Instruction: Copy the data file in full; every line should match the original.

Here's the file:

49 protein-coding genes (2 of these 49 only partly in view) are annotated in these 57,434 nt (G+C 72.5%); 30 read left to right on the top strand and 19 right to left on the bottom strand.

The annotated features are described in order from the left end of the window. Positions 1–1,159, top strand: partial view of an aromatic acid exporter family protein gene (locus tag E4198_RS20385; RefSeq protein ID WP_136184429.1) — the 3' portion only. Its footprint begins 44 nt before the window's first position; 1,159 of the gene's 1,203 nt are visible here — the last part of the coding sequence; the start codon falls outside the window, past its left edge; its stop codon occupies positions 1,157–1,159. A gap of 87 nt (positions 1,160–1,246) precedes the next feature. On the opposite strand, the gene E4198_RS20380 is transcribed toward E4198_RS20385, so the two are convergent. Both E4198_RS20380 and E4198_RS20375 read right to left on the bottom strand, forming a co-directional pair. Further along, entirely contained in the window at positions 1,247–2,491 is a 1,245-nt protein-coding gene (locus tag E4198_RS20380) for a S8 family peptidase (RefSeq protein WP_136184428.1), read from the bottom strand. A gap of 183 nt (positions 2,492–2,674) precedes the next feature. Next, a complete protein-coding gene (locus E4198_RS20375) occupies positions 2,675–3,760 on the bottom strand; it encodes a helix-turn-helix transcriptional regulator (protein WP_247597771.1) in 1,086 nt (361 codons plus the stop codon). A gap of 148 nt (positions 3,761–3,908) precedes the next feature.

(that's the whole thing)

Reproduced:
49 protein-coding genes (2 of these 49 only partly in view) are annotated in these 57,434 nt (G+C 72.5%); 30 read left to right on the top strand and 19 right to left on the bottom strand.

The annotated features are described in order from the left end of the window. Positions 1–1,159, top strand: partial view of an aromatic acid exporter family protein gene (locus tag E4198_RS20385; RefSeq protein ID WP_136184429.1) — the 3' portion only. Its footprint begins 44 nt before the window's first position; 1,159 of the gene's 1,203 nt are visible here — the last part of the coding sequence; the start codon falls outside the window, past its left edge; its stop codon occupies positions 1,157–1,159. A gap of 87 nt (positions 1,160–1,246) precedes the next feature. On the opposite strand, the gene E4198_RS20380 is transcribed toward E4198_RS20385, so the two are convergent. Both E4198_RS20380 and E4198_RS20375 read right to left on the bottom strand, forming a co-directional pair. Further along, entirely contained in the window at positions 1,247–2,491 is a 1,245-nt protein-coding gene (locus tag E4198_RS20380) for a S8 family peptidase (RefSeq protein WP_136184428.1), read from the bottom strand. A gap of 183 nt (positions 2,492–2,674) precedes the next feature. Next, a complete protein-coding gene (locus E4198_RS20375) occupies positions 2,675–3,760 on the bottom strand; it encodes a helix-turn-helix transcriptional regulator (protein WP_247597771.1) in 1,086 nt (361 codons plus the stop codon). A gap of 148 nt (positions 3,761–3,908) precedes the next feature.